VA Western New York Healthcare System
A Veterans Perspective
Vietnam Veteran Guy Allegretto Jr. is a man clearly built on pride and an undeniable fighting spirit. As a survivor of the 77- day Siege of Khe Sanh, Allegretto was able to share deep insight about what it truly means to be at the front lines in combat and the unbearable suffering that goes along with it.
At the age of 18, Allegretto followed in the heroic footsteps of his father who fought in the Navy and joined the Marine Corps. In 1967, after two years of training, Allegretto was sent off to South Vietnam to serve in an elite company of the Marine Corps. Allegretto quickly learned that although he was always fighting for his country, he was fighting for his survival as well as the survival of his friends.
At the age of 20, Allegretto and 6,000 other American soldiers in I-Corps were surrounded by nearly 40,000 North Vietnamese troops. For 77 days and nights the Marines at the Khe Sanh base courageously fought through enemy rockets, artillery, mortars, and brutal rat infested conditions. The United States Airforce, Navy, Marines, and later Army, worked together as warriors, refusing to give up on the South Vietnamese they were fighting to keep strong and free.
“Additionally, this was truly a case where America was fighting together for Americans,” Allegretto said.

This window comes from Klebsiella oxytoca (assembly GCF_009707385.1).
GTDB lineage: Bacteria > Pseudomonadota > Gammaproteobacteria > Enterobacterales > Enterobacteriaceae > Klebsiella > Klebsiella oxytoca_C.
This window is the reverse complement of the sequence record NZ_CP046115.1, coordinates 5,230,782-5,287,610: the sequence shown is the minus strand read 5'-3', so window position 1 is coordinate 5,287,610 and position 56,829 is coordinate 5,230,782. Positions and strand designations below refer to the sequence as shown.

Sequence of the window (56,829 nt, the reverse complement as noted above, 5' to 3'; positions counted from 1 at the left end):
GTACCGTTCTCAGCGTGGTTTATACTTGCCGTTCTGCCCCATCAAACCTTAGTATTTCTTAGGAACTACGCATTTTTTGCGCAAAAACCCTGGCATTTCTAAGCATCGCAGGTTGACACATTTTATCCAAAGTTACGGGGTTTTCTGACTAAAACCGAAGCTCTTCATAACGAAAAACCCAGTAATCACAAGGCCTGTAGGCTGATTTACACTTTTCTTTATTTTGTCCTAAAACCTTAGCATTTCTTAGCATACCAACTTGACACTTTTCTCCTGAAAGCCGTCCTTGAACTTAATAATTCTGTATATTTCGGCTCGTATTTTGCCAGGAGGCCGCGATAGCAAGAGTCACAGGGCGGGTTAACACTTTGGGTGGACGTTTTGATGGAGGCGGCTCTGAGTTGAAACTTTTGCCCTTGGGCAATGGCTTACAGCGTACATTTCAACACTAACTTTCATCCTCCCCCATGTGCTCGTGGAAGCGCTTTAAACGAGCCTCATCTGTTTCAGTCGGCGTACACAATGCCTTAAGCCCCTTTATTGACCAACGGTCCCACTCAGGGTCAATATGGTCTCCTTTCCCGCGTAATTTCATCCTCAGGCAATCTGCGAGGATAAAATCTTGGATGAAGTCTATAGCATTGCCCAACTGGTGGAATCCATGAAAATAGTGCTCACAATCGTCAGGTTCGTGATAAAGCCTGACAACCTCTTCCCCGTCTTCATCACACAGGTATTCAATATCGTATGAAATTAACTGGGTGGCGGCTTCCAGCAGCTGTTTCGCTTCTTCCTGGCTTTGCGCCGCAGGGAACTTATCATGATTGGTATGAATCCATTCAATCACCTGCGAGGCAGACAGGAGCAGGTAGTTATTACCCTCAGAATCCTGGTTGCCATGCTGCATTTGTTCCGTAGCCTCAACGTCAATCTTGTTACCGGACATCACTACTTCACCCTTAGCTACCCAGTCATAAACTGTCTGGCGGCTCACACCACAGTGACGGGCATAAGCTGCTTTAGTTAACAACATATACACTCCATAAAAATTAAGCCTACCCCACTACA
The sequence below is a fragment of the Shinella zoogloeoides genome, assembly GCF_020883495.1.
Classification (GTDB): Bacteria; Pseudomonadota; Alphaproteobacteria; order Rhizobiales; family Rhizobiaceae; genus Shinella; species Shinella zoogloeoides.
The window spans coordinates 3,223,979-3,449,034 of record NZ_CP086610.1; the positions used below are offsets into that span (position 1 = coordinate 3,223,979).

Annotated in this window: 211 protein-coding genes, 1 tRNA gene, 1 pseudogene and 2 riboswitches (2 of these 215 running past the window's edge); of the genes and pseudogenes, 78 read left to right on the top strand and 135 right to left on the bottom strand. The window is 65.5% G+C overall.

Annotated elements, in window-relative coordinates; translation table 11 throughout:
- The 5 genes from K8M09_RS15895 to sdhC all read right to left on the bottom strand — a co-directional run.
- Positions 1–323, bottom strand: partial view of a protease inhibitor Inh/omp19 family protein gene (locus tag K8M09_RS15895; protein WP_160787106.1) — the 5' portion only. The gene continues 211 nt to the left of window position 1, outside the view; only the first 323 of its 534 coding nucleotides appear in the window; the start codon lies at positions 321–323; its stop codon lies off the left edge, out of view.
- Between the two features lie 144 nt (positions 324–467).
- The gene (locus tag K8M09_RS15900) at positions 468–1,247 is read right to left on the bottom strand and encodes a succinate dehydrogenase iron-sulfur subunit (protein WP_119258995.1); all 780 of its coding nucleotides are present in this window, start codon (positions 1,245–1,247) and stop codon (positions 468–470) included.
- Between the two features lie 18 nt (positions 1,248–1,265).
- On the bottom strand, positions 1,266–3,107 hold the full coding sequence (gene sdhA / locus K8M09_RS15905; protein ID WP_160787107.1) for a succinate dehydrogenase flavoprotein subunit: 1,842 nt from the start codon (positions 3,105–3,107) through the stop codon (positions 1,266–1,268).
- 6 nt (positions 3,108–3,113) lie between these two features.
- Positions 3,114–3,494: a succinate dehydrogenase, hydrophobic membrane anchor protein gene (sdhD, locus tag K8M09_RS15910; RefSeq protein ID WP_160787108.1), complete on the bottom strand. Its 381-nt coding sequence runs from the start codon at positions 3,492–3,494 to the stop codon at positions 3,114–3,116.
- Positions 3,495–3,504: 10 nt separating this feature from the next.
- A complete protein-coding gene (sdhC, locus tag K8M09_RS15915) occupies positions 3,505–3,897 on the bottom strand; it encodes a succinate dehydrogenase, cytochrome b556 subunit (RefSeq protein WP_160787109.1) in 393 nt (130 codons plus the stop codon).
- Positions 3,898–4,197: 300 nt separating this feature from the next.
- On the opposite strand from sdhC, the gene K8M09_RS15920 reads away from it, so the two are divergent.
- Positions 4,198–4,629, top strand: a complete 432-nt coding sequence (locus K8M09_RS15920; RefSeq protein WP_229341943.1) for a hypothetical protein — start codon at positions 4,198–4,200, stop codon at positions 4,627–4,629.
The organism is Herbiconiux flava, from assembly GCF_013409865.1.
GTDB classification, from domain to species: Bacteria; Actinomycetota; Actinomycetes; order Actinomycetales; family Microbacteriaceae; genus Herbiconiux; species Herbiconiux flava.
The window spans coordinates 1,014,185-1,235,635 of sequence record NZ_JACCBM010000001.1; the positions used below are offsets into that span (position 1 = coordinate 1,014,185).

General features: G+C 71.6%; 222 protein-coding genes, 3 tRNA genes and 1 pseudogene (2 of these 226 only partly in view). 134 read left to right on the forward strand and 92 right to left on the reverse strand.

When Allegretto was discharged to Treasure Island, California, in 1968, he noticed a psychological transformation had taken place while serving our country. Due to the lack of American public support and traumatizing events he witnessed at the front lines in combat, Allegretto was suffering from a clinical diagnosis of Post-Traumatic Stress Disorder (PTSD). He describes his PTSD as feeling emotionally dead and experienced a tremendous change in his psyche. Allegretto recalled how he would wake up in the morning drenched in sweat with no energy and would sometimes be forced to address his daunting Vietnam experiences in living color.
“We Veterans suffer everyday while trying to fight this dreadful disease,” Allegretto said. “I try to control it by not letting it control me.”
Allegretto, along with thousands of other Veterans, come to VA Western New York Healthcare System (VA WNYHS) to find a sense of relief while fighting an everyday battle against PTSD.
“This place is a sanctuary; a place of happiness where I feel at home,” Allegretto said.
If you or a loved one is suffering, VA WNYHS can provide you with the help you may need through programs such as the PTSD Coach Online, PTSD residential treatment, as well as individual and group counseling.
For more information please contact your primary care provider, or call VAWNYHS Behavioral Health Clinic at 716-862-3123. You can also visit our webpage at http://www.ptsd.va.gov/index.asp. If you are in crisis, or having thoughts of harming yourself, call the Veterans Crisis Line at 1800-273-8255 (Press #1).